Welcome to the Wake Forest School of Medicine Otolaryngology residency training program. I hope that the content of this website gives you valuable insight into the substance of our training program.

We have been training residents in our specialty since 1947. Currently, our program is diverse and comprehensive. Having at least one, and usually multiple faculty who are fellowship-trained in all of the major specialties within our field, allows us to expose and train our residents to the full spectrum of Otolaryngology. We are also proud that Wake Forest Baptist’s ENT/Head & Neck Surgery program was recently ranked number one in North Carolina by U.S. News & World Report (Best Hospitals rankings) and 20th in the country. 

We take three residents per year.

Our program complies with requirements set forth by the American Board of Otolaryngology (ABOto) with a PGY1 year, which includes the required clinical rotations followed by 48 months of training in our field. Graduating residents finish with an extensive surgical experience, ample experience with inpatient care, and an unusually comprehensive experience with the longitudinal care of outpatients that cannot be matched by many programs in the country.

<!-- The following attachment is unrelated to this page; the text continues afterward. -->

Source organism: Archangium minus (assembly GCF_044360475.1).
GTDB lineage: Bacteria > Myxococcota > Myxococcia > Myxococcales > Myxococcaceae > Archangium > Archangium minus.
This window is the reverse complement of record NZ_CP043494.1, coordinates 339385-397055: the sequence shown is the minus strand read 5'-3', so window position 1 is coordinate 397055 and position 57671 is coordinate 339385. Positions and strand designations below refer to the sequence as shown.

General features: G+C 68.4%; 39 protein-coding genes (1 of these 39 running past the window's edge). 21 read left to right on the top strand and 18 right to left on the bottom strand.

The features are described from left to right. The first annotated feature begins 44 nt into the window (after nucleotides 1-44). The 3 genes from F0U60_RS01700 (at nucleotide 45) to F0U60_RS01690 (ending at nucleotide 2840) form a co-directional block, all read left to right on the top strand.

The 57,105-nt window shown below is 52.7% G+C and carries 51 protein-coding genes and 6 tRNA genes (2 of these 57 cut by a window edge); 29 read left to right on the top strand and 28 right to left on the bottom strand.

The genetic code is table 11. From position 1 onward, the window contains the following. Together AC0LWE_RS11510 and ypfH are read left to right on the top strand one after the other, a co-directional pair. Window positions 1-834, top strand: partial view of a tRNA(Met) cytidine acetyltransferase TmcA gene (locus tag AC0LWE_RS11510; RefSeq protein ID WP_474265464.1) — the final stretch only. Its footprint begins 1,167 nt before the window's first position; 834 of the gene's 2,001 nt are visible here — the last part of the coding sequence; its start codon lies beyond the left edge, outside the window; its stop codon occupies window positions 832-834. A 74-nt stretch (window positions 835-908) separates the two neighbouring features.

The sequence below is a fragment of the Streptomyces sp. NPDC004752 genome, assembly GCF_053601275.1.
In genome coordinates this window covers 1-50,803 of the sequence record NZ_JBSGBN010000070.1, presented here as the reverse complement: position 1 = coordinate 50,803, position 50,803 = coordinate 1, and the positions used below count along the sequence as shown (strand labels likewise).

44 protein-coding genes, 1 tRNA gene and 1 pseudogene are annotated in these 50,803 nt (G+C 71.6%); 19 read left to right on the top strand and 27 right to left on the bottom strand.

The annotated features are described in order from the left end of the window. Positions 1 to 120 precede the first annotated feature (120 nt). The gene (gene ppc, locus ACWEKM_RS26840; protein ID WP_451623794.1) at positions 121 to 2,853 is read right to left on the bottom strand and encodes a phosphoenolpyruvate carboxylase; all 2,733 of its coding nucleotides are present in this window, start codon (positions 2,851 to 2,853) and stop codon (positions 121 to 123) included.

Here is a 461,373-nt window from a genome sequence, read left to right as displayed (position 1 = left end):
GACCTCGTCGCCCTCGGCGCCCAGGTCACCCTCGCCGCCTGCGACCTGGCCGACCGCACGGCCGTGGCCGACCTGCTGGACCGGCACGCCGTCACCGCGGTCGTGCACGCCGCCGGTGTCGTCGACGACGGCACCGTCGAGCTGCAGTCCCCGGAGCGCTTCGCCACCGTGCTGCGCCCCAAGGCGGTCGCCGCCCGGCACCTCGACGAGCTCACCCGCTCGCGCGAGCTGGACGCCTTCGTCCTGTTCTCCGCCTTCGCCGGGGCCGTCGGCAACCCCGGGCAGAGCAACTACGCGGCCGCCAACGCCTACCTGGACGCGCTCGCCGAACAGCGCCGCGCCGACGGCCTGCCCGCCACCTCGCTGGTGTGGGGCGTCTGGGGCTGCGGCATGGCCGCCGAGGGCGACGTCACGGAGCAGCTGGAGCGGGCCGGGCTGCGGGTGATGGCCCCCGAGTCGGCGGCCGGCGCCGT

Comprehensive Otolaryngology Training

The training program is centered around the main academic teaching hospital, Wake Forest Baptist Medical Center, and Brenner Children’s Hospital, which is on the same campus. Our Comprehensive Cancer Center is one of 41 cancer centers in the nation designated as “comprehensive” by the National Cancer Institute. Outpatient clinics are located in the main hospital, in the Comprehensive Cancer Center (attached to the main medical campus), Medical Plaza - Miller (formerly CompRehab Plaza - a block from the main medical campus), and in Clemmons (about five miles from the main medical campus).

Being the only major academic Otolaryngology practice in the western half of North Carolina, we have a tremendous geographic catch area, which also includes a significant part of western Virginia, the southern part of West Virginia, and parts of South Carolina and Tennessee. This allows for a steady stream of patients with the widest array of pathologies, giving our residents exposure and forming the basis of their clinical training.

Sincerely,
Dan Kirse, MD, FAAP
Professor and Vice-Chair
Residency Program Director
Medical Director, Pediatric Otolaryngology
Department of Otolaryngology-Head and Neck Surgery